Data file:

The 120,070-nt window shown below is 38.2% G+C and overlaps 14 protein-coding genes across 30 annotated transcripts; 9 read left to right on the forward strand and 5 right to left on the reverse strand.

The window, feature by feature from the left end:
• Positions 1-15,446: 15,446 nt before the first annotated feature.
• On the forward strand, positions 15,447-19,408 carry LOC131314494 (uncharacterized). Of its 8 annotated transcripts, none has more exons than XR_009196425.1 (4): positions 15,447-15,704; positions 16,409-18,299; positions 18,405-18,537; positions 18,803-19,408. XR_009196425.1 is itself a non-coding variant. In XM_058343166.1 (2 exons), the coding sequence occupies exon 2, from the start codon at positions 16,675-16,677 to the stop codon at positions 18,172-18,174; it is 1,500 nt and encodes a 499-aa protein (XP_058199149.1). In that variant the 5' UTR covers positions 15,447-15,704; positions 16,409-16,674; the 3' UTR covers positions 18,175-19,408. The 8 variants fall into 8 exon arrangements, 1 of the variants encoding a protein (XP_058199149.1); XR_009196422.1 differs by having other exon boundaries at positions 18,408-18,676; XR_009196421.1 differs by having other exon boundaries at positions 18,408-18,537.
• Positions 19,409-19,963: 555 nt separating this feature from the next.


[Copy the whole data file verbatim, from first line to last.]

The 120,070-nt window shown below is 38.2% G+C and overlaps 14 protein-coding genes across 30 annotated transcripts; 9 read left to right on the forward strand and 5 right to left on the reverse strand.

The window, feature by feature from the left end:
• Positions 1-15,446: 15,446 nt before the first annotated feature.
• On the forward strand, positions 15,447-19,408 carry LOC131314494 (uncharacterized). Of its 8 annotated transcripts, none has more exons than XR_009196425.1 (4): positions 15,447-15,704; positions 16,409-18,299; positions 18,405-18,537; positions 18,803-19,408. XR_009196425.1 is itself a non-coding variant. In XM_058343166.1 (2 exons), the coding sequence occupies exon 2, from the start codon at positions 16,675-16,677 to the stop codon at positions 18,172-18,174; it is 1,500 nt and encodes a 499-aa protein (XP_058199149.1). In that variant the 5' UTR covers positions 15,447-15,704; positions 16,409-16,674; the 3' UTR covers positions 18,175-19,408. The 8 variants fall into 8 exon arrangements, 1 of the variants encoding a protein (XP_058199149.1); XR_009196422.1 differs by having other exon boundaries at positions 18,408-18,676; XR_009196421.1 differs by having other exon boundaries at positions 18,408-18,537.
• Positions 19,409-19,963: 555 nt separating this feature from the next.